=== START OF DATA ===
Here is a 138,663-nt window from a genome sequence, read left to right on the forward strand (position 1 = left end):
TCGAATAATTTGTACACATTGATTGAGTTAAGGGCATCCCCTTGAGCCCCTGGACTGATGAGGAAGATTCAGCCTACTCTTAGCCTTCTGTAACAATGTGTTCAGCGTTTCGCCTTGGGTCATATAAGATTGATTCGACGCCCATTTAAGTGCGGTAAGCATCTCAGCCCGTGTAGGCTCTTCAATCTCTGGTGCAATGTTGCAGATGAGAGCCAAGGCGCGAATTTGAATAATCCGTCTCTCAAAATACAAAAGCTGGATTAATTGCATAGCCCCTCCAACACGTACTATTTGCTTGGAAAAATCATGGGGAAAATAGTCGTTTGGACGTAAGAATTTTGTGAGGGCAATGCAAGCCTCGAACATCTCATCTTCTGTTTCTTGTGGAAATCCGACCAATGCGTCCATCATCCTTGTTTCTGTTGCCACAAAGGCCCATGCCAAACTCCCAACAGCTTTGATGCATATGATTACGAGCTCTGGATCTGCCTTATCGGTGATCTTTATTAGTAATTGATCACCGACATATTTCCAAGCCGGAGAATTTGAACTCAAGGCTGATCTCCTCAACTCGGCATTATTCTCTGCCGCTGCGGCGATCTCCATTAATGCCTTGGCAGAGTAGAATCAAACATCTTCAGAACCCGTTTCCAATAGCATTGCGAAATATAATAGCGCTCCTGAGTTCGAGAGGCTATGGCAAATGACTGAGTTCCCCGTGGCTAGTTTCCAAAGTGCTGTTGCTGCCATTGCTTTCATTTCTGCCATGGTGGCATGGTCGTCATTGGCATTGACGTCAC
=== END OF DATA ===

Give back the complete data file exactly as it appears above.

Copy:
Here is a 138,663-nt window from a genome sequence, read left to right on the forward strand (position 1 = left end):
TCGAATAATTTGTACACATTGATTGAGTTAAGGGCATCCCCTTGAGCCCCTGGACTGATGAGGAAGATTCAGCCTACTCTTAGCCTTCTGTAACAATGTGTTCAGCGTTTCGCCTTGGGTCATATAAGATTGATTCGACGCCCATTTAAGTGCGGTAAGCATCTCAGCCCGTGTAGGCTCTTCAATCTCTGGTGCAATGTTGCAGATGAGAGCCAAGGCGCGAATTTGAATAATCCGTCTCTCAAAATACAAAAGCTGGATTAATTGCATAGCCCCTCCAACACGTACTATTTGCTTGGAAAAATCATGGGGAAAATAGTCGTTTGGACGTAAGAATTTTGTGAGGGCAATGCAAGCCTCGAACATCTCATCTTCTGTTTCTTGTGGAAATCCGACCAATGCGTCCATCATCCTTGTTTCTGTTGCCACAAAGGCCCATGCCAAACTCCCAACAGCTTTGATGCATATGATTACGAGCTCTGGATCTGCCTTATCGGTGATCTTTATTAGTAATTGATCACCGACATATTTCCAAGCCGGAGAATTTGAACTCAAGGCTGATCTCCTCAACTCGGCATTATTCTCTGCCGCTGCGGCGATCTCCATTAATGCCTTGGCAGAGTAGAATCAAACATCTTCAGAACCCGTTTCCAATAGCATTGCGAAATATAATAGCGCTCCTGAGTTCGAGAGGCTATGGCAAATGACTGAGTTCCCCGTGGCTAGTTTCCAAAGTGCTGTTGCTGCCATTGCTTTCATTTCTGCCATGGTGGCATGGTCGTCATTGGCATTGACGTCAC